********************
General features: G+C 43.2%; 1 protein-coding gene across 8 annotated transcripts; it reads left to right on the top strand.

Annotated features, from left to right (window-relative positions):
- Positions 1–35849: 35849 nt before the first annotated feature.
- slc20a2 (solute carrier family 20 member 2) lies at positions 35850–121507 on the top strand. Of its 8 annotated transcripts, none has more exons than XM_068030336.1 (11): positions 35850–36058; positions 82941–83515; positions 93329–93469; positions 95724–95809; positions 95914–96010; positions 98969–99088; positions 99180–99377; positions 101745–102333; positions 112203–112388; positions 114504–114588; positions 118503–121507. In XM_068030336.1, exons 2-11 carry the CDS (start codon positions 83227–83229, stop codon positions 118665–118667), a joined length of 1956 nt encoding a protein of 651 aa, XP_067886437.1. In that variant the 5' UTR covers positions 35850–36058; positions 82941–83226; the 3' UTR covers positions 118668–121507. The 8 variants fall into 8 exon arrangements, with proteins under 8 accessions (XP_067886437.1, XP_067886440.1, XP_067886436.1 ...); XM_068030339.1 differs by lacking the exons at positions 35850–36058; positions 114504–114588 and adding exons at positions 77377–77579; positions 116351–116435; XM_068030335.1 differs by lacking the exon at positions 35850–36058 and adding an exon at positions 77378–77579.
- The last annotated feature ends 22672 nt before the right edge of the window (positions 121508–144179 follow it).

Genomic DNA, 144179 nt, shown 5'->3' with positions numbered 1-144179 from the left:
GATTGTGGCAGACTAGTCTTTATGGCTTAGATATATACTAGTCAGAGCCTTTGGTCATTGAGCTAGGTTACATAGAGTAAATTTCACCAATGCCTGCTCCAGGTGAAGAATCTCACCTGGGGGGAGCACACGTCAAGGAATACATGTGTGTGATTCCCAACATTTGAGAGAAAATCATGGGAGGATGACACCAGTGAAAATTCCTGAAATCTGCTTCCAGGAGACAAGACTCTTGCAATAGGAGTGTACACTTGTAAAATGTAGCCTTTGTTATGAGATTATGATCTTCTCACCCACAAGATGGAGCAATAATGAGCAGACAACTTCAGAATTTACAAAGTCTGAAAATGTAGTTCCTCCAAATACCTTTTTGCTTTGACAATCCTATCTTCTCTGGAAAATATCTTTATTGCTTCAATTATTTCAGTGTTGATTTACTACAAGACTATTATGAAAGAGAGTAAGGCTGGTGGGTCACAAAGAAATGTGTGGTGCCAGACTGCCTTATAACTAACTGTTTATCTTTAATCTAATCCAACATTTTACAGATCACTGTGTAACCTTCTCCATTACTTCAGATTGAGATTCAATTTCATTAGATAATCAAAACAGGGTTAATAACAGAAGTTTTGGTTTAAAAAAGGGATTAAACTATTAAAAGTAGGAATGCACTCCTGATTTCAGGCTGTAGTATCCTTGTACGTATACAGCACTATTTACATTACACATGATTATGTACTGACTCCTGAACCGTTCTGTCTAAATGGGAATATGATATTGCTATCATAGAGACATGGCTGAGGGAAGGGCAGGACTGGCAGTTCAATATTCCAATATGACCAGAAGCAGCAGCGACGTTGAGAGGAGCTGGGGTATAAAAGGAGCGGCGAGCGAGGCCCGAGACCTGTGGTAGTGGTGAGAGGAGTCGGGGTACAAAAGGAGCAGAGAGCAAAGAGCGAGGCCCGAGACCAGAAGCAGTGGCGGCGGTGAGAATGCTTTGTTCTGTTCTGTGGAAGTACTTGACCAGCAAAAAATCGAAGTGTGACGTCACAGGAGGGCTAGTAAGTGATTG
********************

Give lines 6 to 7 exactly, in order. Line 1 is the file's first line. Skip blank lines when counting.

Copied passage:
Genomic DNA, 144179 nt, shown 5'->3' with positions numbered 1-144179 from the left:
GATTGTGGCAGACTAGTCTTTATGGCTTAGATATATACTAGTCAGAGCCTTTGGTCATTGAGCTAGGTTACATAGAGTAAATTTCACCAATGCCTGCTCCAGGTGAAGAATCTCACCTGGGGGGAGCACACGTCAAGGAATACATGTGTGTGATTCCCAACATTTGAGAGAAAATCATGGGAGGATGACACCAGTGAAAATTCCTGAAATCTGCTTCCAGGAGACAAGACTCTTGCAATAGGAGTGTACACTTGTAAAATGTAGCCTTTGTTATGAGATTATGATCTTCTCACCCACAAGATGGAGCAATAATGAGCAGACAACTTCAGAATTTACAAAGTCTGAAAATGTAGTTCCTCCAAATACCTTTTTGCTTTGACAATCCTATCTTCTCTGGAAAATATCTTTATTGCTTCAATTATTTCAGTGTTGATTTACTACAAGACTATTATGAAAGAGAGTAAGGCTGGTGGGTCACAAAGAAATGTGTGGTGCCAGACTGCCTTATAACTAACTGTTTATCTTTAATCTAATCCAACATTTTACAGATCACTGTGTAACCTTCTCCATTACTTCAGATTGAGATTCAATTTCATTAGATAATCAAAACAGGGTTAATAACAGAAGTTTTGGTTTAAAAAAGGGATTAAACTATTAAAAGTAGGAATGCACTCCTGATTTCAGGCTGTAGTATCCTTGTACGTATACAGCACTATTTACATTACACATGATTATGTACTGACTCCTGAACCGTTCTGTCTAAATGGGAATATGATATTGCTATCATAGAGACATGGCTGAGGGAAGGGCAGGACTGGCAGTTCAATATTCCAATATGACCAGAAGCAGCAGCGACGTTGAGAGGAGCTGGGGTATAAAAGGAGCGGCGAGCGAGGCCCGAGACCTGTGGTAGTGGTGAGAGGAGTCGGGGTACAAAAGGAGCAGAGAGCAAAGAGCGAGGCCCGAGACCAGAAGCAGTGGCGGCGGTGAGAATGCTTTGTTCTGTTCTGTGGAAGTACTTGACCAGCAAAAAATCGAAGTGTGACGTCACAGGAGGGCTAGTAAGTGATTG